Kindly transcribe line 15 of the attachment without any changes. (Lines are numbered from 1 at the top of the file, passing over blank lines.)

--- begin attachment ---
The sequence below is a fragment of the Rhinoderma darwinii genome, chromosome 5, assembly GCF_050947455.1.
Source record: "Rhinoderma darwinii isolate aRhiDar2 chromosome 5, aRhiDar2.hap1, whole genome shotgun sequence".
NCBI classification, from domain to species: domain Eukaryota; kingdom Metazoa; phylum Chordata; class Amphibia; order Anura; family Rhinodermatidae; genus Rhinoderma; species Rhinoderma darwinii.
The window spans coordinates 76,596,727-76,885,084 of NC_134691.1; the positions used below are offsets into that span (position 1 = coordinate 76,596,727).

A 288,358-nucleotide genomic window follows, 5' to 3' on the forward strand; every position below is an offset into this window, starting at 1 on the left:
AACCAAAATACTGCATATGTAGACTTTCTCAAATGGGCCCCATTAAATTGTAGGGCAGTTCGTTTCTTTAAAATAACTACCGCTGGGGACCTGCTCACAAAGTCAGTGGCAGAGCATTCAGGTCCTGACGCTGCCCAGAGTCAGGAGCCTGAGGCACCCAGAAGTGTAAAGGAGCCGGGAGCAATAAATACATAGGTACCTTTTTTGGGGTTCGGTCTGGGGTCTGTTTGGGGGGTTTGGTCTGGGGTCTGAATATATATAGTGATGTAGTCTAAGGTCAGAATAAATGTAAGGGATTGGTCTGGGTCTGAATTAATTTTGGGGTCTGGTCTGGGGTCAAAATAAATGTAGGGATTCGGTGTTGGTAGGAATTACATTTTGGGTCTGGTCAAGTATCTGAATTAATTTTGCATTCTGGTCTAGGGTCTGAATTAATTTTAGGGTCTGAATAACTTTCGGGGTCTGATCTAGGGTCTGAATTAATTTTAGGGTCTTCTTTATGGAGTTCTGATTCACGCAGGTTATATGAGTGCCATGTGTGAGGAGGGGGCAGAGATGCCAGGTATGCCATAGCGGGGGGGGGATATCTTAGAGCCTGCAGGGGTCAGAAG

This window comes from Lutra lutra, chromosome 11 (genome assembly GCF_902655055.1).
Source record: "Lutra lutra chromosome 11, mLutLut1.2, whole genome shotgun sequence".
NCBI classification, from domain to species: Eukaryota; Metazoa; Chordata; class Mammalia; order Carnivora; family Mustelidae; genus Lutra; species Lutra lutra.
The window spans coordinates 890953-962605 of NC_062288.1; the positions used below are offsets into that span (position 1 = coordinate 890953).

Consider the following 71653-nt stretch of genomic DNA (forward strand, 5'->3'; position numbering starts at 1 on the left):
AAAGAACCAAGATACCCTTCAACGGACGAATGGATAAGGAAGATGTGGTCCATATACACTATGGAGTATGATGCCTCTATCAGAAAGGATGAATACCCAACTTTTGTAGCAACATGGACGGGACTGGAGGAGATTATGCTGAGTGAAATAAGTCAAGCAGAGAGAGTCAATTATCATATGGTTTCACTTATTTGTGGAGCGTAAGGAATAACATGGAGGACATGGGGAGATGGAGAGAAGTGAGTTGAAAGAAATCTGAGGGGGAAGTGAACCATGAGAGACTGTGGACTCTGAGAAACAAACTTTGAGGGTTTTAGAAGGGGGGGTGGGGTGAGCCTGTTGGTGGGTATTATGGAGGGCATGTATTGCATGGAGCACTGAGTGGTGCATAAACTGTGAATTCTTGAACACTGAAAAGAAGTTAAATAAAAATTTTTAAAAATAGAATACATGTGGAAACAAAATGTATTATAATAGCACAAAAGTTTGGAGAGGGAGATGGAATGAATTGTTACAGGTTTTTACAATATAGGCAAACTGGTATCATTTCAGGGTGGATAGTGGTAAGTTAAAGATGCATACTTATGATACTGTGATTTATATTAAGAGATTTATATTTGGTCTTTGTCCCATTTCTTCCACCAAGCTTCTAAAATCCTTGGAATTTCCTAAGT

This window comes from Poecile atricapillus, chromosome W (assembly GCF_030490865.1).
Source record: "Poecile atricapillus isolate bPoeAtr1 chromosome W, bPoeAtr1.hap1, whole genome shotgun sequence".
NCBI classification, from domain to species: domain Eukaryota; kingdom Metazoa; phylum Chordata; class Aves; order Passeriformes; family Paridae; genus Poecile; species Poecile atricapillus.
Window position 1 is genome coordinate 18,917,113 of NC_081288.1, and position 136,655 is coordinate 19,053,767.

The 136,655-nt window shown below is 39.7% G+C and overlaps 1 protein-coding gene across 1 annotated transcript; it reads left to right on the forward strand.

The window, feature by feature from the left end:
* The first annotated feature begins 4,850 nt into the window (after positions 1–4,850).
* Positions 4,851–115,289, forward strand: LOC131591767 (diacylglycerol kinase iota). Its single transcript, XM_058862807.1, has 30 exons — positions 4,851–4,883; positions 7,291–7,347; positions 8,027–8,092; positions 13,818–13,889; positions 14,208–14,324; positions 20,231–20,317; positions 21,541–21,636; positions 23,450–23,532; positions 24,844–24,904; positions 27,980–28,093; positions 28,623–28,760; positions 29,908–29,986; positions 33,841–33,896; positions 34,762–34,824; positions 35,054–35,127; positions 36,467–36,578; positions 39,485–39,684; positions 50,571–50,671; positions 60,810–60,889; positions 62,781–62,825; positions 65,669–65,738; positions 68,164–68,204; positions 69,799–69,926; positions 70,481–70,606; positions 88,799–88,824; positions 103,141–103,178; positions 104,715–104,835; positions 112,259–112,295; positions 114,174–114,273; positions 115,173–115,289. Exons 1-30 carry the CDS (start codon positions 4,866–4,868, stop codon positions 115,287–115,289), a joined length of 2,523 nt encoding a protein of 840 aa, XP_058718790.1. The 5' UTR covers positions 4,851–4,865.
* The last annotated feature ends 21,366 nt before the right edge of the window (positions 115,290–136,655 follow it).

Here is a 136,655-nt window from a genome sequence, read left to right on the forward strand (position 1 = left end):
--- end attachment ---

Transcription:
NCBI classification, from domain to species: domain Eukaryota; kingdom Metazoa; phylum Chordata; class Aves; order Passeriformes; family Paridae; genus Poecile; species Poecile atricapillus.